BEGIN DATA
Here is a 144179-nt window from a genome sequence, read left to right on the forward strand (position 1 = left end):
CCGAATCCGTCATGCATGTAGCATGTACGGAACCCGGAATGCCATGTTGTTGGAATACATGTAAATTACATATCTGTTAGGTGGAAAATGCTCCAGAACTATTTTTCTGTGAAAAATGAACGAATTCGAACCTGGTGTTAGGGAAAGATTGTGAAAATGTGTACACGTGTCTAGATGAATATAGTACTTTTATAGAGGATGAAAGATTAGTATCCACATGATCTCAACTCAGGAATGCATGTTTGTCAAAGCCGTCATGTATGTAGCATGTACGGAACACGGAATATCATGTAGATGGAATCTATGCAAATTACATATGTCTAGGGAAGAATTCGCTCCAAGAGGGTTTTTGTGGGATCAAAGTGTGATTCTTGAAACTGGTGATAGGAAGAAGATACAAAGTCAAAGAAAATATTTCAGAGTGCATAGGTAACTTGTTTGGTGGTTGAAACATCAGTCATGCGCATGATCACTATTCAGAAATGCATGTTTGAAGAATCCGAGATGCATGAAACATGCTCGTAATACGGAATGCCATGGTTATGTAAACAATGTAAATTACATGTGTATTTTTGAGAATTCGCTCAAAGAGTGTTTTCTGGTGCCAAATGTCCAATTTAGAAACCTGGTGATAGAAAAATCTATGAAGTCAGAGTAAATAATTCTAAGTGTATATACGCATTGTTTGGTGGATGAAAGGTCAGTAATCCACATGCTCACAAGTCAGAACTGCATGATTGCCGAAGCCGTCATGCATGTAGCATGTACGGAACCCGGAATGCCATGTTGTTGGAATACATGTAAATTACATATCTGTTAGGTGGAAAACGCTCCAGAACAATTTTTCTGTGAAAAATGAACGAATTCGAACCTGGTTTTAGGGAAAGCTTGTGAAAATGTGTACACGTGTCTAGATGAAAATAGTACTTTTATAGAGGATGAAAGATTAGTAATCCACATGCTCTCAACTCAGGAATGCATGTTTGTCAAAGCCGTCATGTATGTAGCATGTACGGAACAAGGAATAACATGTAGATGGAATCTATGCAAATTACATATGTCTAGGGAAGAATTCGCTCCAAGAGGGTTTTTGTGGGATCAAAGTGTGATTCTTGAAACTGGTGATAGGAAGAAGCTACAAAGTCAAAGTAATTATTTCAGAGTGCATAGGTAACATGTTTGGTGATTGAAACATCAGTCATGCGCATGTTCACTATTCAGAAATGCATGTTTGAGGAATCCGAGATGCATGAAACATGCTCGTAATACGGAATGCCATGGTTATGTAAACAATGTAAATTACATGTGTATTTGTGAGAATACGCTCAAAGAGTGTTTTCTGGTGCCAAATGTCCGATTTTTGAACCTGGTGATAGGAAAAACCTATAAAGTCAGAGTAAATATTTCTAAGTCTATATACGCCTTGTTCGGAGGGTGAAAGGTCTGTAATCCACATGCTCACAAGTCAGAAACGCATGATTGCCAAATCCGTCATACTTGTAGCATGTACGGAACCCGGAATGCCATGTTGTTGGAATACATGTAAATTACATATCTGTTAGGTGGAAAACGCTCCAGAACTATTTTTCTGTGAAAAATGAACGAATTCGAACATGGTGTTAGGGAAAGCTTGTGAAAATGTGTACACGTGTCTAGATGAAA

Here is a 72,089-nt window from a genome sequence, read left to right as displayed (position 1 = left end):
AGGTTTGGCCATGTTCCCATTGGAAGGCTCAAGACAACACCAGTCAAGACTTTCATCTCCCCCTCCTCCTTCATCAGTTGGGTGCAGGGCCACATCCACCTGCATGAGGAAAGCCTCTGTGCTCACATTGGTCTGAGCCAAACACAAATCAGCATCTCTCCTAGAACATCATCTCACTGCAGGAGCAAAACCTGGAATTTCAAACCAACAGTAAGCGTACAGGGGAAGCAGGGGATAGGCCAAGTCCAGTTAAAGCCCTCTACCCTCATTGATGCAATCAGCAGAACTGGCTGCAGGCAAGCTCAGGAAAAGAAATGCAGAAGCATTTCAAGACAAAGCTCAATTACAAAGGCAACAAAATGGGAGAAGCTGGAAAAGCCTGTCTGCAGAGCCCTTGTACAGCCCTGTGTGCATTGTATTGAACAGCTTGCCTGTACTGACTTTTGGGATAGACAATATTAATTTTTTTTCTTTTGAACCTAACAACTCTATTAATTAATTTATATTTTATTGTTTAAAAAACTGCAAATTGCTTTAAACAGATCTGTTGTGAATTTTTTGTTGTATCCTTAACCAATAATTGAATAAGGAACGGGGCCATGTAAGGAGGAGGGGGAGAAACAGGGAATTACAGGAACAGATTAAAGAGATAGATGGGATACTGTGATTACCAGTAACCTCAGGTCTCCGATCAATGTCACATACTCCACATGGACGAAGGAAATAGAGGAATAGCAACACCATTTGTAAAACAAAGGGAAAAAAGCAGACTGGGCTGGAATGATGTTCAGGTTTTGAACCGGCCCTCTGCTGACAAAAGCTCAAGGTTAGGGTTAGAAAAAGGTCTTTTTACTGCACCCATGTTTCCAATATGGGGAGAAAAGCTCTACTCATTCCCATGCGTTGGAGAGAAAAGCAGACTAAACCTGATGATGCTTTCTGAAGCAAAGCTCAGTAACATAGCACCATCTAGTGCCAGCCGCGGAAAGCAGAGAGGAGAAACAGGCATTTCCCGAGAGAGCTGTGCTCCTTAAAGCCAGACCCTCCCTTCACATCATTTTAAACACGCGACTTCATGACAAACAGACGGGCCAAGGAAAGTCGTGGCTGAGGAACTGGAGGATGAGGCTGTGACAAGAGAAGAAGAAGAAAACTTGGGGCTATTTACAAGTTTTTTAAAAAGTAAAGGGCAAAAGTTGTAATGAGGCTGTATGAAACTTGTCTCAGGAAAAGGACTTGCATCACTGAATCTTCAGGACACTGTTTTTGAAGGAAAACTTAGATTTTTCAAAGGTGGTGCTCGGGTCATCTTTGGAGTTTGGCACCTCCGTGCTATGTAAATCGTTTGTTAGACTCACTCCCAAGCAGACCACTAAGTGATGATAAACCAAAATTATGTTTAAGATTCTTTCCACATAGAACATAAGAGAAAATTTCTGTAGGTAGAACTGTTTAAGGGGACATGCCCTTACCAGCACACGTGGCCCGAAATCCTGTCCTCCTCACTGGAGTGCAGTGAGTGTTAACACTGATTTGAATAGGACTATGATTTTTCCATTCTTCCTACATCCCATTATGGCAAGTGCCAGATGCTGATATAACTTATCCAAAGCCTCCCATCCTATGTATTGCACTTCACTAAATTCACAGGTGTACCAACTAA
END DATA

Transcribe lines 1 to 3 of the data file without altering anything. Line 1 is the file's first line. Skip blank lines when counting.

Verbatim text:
Here is a 144179-nt window from a genome sequence, read left to right on the forward strand (position 1 = left end):
CCGAATCCGTCATGCATGTAGCATGTACGGAACCCGGAATGCCATGTTGTTGGAATACATGTAAATTACATATCTGTTAGGTGGAAAATGCTCCAGAACTATTTTTCTGTGAAAAATGAACGAATTCGAACCTGGTGTTAGGGAAAGATTGTGAAAATGTGTACACGTGTCTAGATGAATATAGTACTTTTATAGAGGATGAAAGATTAGTATCCACATGATCTCAACTCAGGAATGCATGTTTGTCAAAGCCGTCATGTATGTAGCATGTACGGAACACGGAATATCATGTAGATGGAATCTATGCAAATTACATATGTCTAGGGAAGAATTCGCTCCAAGAGGGTTTTTGTGGGATCAAAGTGTGATTCTTGAAACTGGTGATAGGAAGAAGATACAAAGTCAAAGAAAATATTTCAGAGTGCATAGGTAACTTGTTTGGTGGTTGAAACATCAGTCATGCGCATGATCACTATTCAGAAATGCATGTTTGAAGAATCCGAGATGCATGAAACATGCTCGTAATACGGAATGCCATGGTTATGTAAACAATGTAAATTACATGTGTATTTTTGAGAATTCGCTCAAAGAGTGTTTTCTGGTGCCAAATGTCCAATTTAGAAACCTGGTGATAGAAAAATCTATGAAGTCAGAGTAAATAATTCTAAGTGTATATACGCATTGTTTGGTGGATGAAAGGTCAGTAATCCACATGCTCACAAGTCAGAACTGCATGATTGCCGAAGCCGTCATGCATGTAGCATGTACGGAACCCGGAATGCCATGTTGTTGGAATACATGTAAATTACATATCTGTTAGGTGGAAAACGCTCCAGAACAATTTTTCTGTGAAAAATGAACGAATTCGAACCTGGTTTTAGGGAAAGCTTGTGAAAATGTGTACACGTGTCTAGATGAAAATAGTACTTTTATAGAGGATGAAAGATTAGTAATCCACATGCTCTCAACTCAGGAATGCATGTTTGTCAAAGCCGTCATGTATGTAGCATGTACGGAACAAGGAATAACATGTAGATGGAATCTATGCAAATTACATATGTCTAGGGAAGAATTCGCTCCAAGAGGGTTTTTGTGGGATCAAAGTGTGATTCTTGAAACTGGTGATAGGAAGAAGCTACAAAGTCAAAGTAATTATTTCAGAGTGCATAGGTAACATGTTTGGTGATTGAAACATCAGTCATGCGCATGTTCACTATTCAGAAATGCATGTTTGAGGAATCCGAGATGCATGAAACATGCTCGTAATACGGAATGCCATGGTTATGTAAACAATGTAAATTACATGTGTATTTGTGAGAATACGCTCAAAGAGTGTTTTCTGGTGCCAAATGTCCGATTTTTGAACCTGGTGATAGGAAAAACCTATAAAGTCAGAGTAAATATTTCTAAGTCTATATACGCCTTGTTCGGAGGGTGAAAGGTCTGTAATCCACATGCTCACAAGTCAGAAACGCATGATTGCCAAATCCGTCATACTTGTAGCATGTACGGAACCCGGAATGCCATGTTGTTGGAATACATGTAAATTACATATCTGTTAGGTGGAAAACGCTCCAGAACTATTTTTCTGTGAAAAATGAACGAATTCGAACATGGTGTTAGGGAAAGCTTGTGAAAATGTGTACACGTGTCTAGATGAAA

Here is a 72,089-nt window from a genome sequence, read left to right as displayed (position 1 = left end):